Moreover, studies have clearly shown that it is not general weight loss that is required to manage or prevent diabetes, but rather specific loss of deep abdominal (visceral) fat that can interfere with normal metabolic function. Free fatty acids released from visceral fat directly enter your liver and have a detrimental effect on how responsive the liver is to insulin; therefore, losing visceral fat (as opposed to the below-the-skin variety) may benefit you the most. Both aerobic and resistance training result in loss of more visceral fat compared with dieting, and a combination of both types of training may afford even greater improvements in insulin action and more significant decreases in visceral fat than aerobic training alone, with increased muscle mass as a side benefit. Dieting by itself is more likely to reduce subcutaneous and total abdominal fat, but not necessarily the visceral type. Definitely include regular exercise to lose the worst type of fat and to keep the muscle that you have, especially when you go on a diet.
One final thought: the bigger problem is not weight loss itself (which most people can accomplish when trying to), but prevention of weight regain after weight loss. While your diet has an impact, a better focus is on physical activity. For example, in the Diabetes Prevention Program research, while the strong association between weight loss and diabetes risk reduction might make you think that weight loss is more important, the results favor physical activity. Among the 495 participants not meeting the study's weight loss goals (that is, a 5-7 percent loss of body weight) after one year, everyone who met the physical activity goal (30 minutes or more of walking five days a week) had a 44 percent lower chance of developing type 2 diabetes even without weight loss, showing the absolute importance of exercise. Even though eating fewer calories and being physically active were the main factors that predicted the weight loss in those who met those goals, exercising regularly was the most important factor in keeping the weight off afterward. In fact, most of the individuals who lost weight but failed to continue to exercise regained all of it eventually.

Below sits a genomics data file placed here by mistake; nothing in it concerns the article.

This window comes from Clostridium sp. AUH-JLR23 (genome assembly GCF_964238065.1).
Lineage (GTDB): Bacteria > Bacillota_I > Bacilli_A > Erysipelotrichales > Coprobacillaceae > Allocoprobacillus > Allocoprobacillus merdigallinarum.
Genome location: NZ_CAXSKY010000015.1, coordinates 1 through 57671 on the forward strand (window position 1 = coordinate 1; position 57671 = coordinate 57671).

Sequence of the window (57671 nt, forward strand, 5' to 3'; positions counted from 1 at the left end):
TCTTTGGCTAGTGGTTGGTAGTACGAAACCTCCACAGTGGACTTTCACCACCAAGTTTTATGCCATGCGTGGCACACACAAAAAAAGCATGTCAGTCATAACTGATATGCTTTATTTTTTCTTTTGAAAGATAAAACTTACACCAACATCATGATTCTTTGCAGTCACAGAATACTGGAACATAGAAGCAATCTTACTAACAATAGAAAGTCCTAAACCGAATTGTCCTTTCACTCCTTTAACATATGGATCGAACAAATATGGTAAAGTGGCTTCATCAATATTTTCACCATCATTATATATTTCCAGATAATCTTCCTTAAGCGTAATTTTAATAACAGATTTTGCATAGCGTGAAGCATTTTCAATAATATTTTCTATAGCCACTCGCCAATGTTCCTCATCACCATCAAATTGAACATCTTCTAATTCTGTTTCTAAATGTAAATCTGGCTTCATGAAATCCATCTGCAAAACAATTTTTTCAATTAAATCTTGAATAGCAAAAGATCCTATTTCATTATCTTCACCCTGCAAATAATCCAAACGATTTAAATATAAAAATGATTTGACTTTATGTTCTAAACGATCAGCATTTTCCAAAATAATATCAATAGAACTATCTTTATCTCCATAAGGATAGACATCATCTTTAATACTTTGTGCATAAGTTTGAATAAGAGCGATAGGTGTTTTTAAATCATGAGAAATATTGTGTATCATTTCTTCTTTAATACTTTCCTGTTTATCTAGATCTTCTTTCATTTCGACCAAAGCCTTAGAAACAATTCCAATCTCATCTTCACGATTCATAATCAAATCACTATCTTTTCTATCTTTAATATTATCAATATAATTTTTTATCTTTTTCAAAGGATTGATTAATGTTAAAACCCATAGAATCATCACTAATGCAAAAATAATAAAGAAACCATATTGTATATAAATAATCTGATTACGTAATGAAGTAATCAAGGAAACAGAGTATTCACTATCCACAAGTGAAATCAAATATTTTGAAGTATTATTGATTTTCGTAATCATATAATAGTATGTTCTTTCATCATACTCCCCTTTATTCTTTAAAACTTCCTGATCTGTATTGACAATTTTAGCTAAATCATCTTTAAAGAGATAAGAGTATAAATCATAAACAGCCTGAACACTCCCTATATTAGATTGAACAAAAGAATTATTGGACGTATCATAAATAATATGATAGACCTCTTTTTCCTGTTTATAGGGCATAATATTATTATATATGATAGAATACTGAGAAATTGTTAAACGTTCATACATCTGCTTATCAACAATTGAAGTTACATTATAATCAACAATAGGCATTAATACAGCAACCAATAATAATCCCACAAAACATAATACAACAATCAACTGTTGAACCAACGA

In conclusion, it's always better to keep checking your waist and other measurements (or just how your clothes fit) than to set your goals solely based on changes in your scale weight, which is not necessarily reflective of the positive changes in your body fat and muscle mass. Focus on making better dietary choices and exercising moderately. Pick healthier foods with a lower calorie density such as an apple instead of an apple-filled muffin and if you do reward yourself for working out with food, check the calorie content first to make sure you don't eat more calories than you expended. Simply moving more throughout the day (including standing up more often and longer), not just doing your gym workouts, will also help give you the best body composition with less sweating required.
Sign up for the Diabetes "Fit Brain, Fit Body!" fitness/lifestyle programs or for 5 free Healthy Living Reports at www.lifelongexercise.com, and access more articles and information at www.shericolberg.com. If you need tips for getting safely started on an exercise program, check out The 7 Step Diabetes Fitness Plan. For people with any type of diabetes who are already more active, consult the Diabetic Athlete's Handbook.
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NOTE: The information is not intended to be a replacement or substitute for consultation with a qualified medical professional or for professional medical advice related to diabetes or another medical condition. Please contact your physician or medical professional with any questions and concerns about your medical condition.
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